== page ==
Raised Quiverfull: A Homeschooling Future?

Do you plan to homeschool/are you homeschooling your children? Why or why not? If you do plan to homeschool, in what ways will you/do you do it differently from your parents?

Joe:

We tried for two years and were miserable failures.  Not only did we discover we had no life outside of child rearing and schooling and feeding and changing diapers and blah blah blah, but we discovered that you cannot fit a child into a cookie cutter teaching style.  My wife had a very distinct teaching style and it worked admirably on our first daughter and yet failed completely on the next two.  We put them in public school and they flourished – all of them.  And they have friends now.  Friends with different perspectives.  And they are living and breathing and…they haven’t sacrificed a baby to the devil yet.

That was a bit of tongue and cheek and yet, not so much.  We have been warned that our children will be ruined.  At least now, I can blame it on the teachers and wash my hands of all responsibility.

Latebloomer:

I believe that there are good reasons to homeschool, as long as parents try to compensate for the inherent weaknesses of homeschooling (lack of socialization, too much monitoring and control by parents, difficulty teaching more advanced subjects, etc.).   Personally, I will not consider homeschooling unless I feel we have exhausted every other option; if I homeschool, it will be temporary and my children will participate in non-homeschooling activities as much as possible.

Libby Anne:

I do not plan to homeschool my children. It’s not that I don’t think I could do well by them academically – I know I could – but rather that I want them to have the socialization experience I never had. I want them to learn how to handle playground politics, to have teachers who aren’t me, and to have the opportunity to be involved in band, or soccer, or chess club. I want her to have the chance to be normal that I never had. I plan to be very involved in their education, of course, and were there to be some huge issue, I could see homeschooling temporarily.

Lisa:

I will never homeschool my children. If I stay in Germany I don’t have a choice anyway since homeschooling isn’t an option here. If I go back to the U.S., I just don’t think I would enjoy doing it.

Mattie:

I reserve the right to change my mind on this, but: I tentatively plan to homeschool. My husband has a vision for the possibilities that open up for a thorough and tailored education when a student has more freedom and one-on-one attention. I benefitted from this myself, and am really glad I had the opportunities I had as a homeschooler to study more thoroughly certain things which caught my attention.

That said, I would like to avoid the pitfalls which my family experienced: homeschooling isn’t an identity or a calling–we’ll do it if it’s the best option available. We’ll re-evaluate the decision to homeschool for each child, each year. I also will be very open to co-op classes and collaborative learning opportunities. And finally, I need to be very careful to avoid letting myself get burned out and becoming depressed (like my mom did a time or two). My husband is heartily in favor of this and wants to be really involved in teaching our kids (unlike my dad), and this excites me.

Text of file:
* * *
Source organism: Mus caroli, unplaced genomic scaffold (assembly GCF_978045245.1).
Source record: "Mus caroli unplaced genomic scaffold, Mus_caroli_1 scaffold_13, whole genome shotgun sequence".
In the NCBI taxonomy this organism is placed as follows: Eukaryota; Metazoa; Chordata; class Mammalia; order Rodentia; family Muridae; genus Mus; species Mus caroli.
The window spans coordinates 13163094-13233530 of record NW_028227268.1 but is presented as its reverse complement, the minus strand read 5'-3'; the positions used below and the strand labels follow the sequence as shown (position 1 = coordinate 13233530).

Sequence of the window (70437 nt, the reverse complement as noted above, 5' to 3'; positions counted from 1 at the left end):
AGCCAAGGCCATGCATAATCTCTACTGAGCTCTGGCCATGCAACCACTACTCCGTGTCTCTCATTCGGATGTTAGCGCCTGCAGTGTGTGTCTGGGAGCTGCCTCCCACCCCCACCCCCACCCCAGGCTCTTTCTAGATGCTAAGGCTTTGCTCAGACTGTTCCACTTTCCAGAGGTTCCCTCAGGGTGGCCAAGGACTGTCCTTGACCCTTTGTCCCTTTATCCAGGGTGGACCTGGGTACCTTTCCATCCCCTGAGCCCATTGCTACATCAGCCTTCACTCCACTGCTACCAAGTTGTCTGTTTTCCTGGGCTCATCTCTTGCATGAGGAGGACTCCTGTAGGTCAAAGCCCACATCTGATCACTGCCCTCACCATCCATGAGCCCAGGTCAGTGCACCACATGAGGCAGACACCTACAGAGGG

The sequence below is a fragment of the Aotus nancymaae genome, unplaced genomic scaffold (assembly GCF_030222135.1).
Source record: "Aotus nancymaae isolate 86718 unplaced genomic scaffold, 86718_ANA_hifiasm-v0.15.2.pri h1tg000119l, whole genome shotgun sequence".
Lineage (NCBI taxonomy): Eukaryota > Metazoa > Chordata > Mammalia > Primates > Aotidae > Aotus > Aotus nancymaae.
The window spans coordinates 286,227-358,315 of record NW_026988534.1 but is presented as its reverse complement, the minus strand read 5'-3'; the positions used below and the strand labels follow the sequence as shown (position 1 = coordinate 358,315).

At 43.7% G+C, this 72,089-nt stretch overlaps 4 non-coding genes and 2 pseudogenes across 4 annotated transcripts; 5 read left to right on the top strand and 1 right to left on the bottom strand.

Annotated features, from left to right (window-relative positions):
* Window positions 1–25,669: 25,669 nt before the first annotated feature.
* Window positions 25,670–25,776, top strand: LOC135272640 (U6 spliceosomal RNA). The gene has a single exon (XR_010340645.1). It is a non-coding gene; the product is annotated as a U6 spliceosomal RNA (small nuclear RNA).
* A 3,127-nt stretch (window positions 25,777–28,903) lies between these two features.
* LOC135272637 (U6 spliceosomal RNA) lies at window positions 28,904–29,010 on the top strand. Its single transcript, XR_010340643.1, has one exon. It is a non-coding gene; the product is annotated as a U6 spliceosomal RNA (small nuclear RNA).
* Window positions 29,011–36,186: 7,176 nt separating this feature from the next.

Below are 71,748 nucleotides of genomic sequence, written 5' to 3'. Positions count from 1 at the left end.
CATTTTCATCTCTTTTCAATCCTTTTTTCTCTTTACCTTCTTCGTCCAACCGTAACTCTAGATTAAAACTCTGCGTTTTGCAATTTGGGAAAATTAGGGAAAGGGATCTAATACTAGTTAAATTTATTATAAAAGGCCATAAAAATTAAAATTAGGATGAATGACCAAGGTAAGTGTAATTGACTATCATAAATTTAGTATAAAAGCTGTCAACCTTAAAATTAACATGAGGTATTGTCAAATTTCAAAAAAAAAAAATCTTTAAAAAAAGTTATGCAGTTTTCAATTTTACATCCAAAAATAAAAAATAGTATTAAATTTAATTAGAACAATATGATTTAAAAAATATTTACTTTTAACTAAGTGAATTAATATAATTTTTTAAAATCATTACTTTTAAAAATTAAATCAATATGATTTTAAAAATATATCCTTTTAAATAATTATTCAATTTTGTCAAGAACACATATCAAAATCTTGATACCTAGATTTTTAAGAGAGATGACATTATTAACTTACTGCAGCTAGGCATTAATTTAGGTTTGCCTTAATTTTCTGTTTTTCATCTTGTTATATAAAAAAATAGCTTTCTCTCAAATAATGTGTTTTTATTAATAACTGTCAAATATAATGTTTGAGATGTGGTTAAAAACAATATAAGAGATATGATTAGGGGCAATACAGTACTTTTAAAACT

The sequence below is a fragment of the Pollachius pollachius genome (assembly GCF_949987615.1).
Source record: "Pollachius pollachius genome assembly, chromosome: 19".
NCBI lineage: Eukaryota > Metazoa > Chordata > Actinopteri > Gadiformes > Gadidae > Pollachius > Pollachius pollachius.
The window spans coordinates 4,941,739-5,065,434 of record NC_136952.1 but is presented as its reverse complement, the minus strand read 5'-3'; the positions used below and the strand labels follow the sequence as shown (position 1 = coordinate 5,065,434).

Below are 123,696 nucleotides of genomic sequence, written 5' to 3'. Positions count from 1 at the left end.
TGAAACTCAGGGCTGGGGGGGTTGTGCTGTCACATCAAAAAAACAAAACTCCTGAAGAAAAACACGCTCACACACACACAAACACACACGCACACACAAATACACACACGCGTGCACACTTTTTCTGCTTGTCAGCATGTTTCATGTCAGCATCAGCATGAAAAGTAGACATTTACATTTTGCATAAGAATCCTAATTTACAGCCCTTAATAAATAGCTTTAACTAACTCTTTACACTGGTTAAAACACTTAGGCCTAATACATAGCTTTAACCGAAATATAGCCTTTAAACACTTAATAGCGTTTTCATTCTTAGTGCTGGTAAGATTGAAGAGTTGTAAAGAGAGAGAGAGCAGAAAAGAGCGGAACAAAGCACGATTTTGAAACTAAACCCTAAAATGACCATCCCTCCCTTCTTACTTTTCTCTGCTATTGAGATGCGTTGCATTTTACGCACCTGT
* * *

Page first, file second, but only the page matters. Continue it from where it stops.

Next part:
Melissa:

At this point, no. Our oldest child is going to Kindergarten this fall. Both my spouse and I feel that homeschooling puts a huge amount of control into the parent’s hands, we both want more community and input and interaction for our kids. I want my children to have a variety of experiences and idea they encounter. I am still nervous about putting my kids in school, because I have literally no experience in that area, so I wonder how I will be able to help them with any problems they may encounter. I still toy with the idea of taking them all out for a year of traveling someday when they are older.

Sarah:

I do not plan to homeschool my potential future children for a number of reasons. First, I do not plan to be a stay-at-home mom. I didn’t leave the house for years of my life, and I know I would lose it if I ever went back to that. I have a lot to offer the world, and I do not plan to closet myself away in the home. Secondly, I want to be a mother to my children. I do not want to taint that relationship by also being their teacher, their supervisor, their principal, and their surrogate friend. I want my children to have a broader frame of reference than just my own. I want them to have other role models and examples besides myself. I also just don’t think I’m cut out to be a teacher.

Sierra:

I would never homeschool a child past elementary school, because I would want my child to have experiences that bind generations together. I want my child to listen to popular music, wear shorts, hang out at the beach, swear and play sports. I want my child to go to prom and graduate in a big pompous ceremony. I want my child to have friends of all genders, races and sexualities. I want my child to have expert teachers.

I would consider homeschooling a very sensitive child for the first year or two, and I would thoroughly check out any school (public or private) that was within reach before enrolling. My child would probably have a more balanced homeschool education than I did, since my partner is into math and science and those are my weak points.

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Raised Quiverfull Introduction — Homeschooling Summary

 

About Libby Anne

Libby Anne grew up in a large evangelical homeschool family highly involved in the Christian Right. College turned her world upside down, and she is today an atheist, a feminist, and a progressive. She blogs about leaving religion, her experience with the Christian Patriarchy and Quiverfull movements, the detrimental effects of the "purity culture," the contradictions of conservative politics, and the importance of feminism.

  • shadowspring